The West African country of Guinea has confirmed its first Ebola deaths since 2016 as the World Health Organization (WHO) is ramping up to combat the new declared outbreak there.
At least three people have died from the deadly disease with another half-dozen people testing positive. On Sunday Guinea's National Health Security Agency called the new outbreak an "epidemic situation".
Health officials are now scrambling to trace the new outbreak's origins, while isolating individuals that had contact with the infected. So far they've narrowed a possible outbreak center to a funeral that was attended by many.
As Reuters describes, "The seven patients fell ill with diarrhea, vomiting and bleeding after attending a burial in Goueke sub-prefecture. Those still alive have been isolated in treatment centers, the health ministry said."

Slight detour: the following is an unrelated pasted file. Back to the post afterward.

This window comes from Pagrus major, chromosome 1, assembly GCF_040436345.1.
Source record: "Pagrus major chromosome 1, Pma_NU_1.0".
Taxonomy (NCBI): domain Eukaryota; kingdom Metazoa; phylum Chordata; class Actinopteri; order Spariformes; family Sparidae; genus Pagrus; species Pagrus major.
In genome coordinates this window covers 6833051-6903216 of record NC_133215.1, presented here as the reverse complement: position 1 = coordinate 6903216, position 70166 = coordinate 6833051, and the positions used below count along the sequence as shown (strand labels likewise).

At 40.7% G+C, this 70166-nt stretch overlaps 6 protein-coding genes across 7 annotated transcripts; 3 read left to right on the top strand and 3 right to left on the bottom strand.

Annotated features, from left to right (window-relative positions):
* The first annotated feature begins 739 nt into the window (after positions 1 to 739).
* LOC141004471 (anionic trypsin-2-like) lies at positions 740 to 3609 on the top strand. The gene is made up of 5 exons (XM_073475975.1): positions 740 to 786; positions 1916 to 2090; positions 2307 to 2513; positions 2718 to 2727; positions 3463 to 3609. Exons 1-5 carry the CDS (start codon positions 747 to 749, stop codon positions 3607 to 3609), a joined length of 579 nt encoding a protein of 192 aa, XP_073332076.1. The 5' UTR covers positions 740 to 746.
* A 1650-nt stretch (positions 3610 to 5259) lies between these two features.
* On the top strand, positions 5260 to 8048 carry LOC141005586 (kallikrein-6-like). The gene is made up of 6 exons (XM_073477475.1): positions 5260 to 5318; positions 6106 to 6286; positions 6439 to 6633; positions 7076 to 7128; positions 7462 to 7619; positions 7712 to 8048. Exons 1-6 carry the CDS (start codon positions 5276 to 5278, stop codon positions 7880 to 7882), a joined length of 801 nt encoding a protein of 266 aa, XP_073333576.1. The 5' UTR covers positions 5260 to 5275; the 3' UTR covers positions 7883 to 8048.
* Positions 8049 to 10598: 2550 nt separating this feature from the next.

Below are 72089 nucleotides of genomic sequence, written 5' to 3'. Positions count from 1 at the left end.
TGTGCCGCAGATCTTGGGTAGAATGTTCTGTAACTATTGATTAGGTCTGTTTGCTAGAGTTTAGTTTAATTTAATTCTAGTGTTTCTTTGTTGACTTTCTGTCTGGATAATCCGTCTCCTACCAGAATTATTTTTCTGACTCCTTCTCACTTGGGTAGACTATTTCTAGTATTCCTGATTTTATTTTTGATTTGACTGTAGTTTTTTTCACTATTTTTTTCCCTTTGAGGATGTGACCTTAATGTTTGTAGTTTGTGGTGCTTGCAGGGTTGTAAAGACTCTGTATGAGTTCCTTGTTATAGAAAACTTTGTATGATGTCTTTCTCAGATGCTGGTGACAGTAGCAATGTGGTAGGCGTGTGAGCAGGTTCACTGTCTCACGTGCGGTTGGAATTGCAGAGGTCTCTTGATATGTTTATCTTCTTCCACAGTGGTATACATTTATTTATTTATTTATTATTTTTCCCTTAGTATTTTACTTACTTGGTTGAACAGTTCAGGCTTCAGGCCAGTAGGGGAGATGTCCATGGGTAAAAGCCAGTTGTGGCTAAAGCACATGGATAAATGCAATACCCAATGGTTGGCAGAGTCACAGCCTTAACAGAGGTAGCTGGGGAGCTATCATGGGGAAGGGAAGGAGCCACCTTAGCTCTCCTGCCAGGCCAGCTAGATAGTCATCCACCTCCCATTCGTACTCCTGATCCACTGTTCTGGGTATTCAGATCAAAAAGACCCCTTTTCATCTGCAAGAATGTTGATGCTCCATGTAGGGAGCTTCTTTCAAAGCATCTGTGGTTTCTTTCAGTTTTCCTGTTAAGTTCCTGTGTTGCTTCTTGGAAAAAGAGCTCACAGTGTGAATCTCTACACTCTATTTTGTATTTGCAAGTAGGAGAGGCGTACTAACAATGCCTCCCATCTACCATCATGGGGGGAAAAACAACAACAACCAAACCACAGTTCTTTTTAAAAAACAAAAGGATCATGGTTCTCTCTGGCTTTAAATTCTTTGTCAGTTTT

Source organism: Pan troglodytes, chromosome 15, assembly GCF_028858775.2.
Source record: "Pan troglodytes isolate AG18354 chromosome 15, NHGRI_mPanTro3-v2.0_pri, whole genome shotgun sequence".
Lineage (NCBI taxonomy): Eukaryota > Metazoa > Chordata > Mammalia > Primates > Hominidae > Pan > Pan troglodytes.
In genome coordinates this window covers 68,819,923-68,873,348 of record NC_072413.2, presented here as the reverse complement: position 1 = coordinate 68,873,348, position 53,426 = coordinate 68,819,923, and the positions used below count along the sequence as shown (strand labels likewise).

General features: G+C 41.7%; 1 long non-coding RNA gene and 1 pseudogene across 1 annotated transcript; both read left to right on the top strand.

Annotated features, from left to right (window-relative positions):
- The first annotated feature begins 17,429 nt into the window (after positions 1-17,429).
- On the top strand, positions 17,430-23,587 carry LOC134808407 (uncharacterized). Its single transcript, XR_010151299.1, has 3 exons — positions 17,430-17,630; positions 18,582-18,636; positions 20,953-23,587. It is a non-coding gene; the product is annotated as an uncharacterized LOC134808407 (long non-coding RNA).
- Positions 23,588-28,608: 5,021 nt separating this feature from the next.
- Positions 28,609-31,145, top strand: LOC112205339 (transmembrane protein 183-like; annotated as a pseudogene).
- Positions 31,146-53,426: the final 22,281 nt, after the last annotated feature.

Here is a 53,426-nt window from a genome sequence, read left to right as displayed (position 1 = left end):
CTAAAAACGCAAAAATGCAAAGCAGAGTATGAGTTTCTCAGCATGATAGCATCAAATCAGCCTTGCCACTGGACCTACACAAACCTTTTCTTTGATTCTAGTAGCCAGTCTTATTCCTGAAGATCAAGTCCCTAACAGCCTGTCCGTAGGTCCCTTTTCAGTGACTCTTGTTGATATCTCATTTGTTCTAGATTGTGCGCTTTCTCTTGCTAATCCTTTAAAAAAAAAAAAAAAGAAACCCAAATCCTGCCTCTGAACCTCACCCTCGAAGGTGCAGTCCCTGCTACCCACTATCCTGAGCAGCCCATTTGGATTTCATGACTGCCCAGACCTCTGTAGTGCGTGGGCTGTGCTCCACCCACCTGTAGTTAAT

Ebola can kill rapidly and painfully, and is believed spread through bodily fluids. There's growing alarm and panic given the last outbreak in West Africa was so deadly:
The 2013-2016 outbreak of Ebola in West Africa started in Nzerekore, whose proximity to busy borders hampered efforts to contain the virus. It went on to kill at least 11,300 people with the vast majority of cases in Guinea, Liberia and Sierra Leone.
Sporadic cases have appeared in central Africa in recent years, but currently the health systems of Guinea and other regional countries is already under severe strain given the coronavirus pandemic. Guinea has nearly 15,000 COVID-19 cases out of a country of about 12 million, including 84 deaths.
The WHO issued a weekend statement saying it was "ramping up readiness & response efforts to this potential resurgence" of the virus in the West African coastal region, also with Director-General Tedros Adhanom Ghebreyesus announcing Saturday it is now conducting "confirmatory testing" in the region.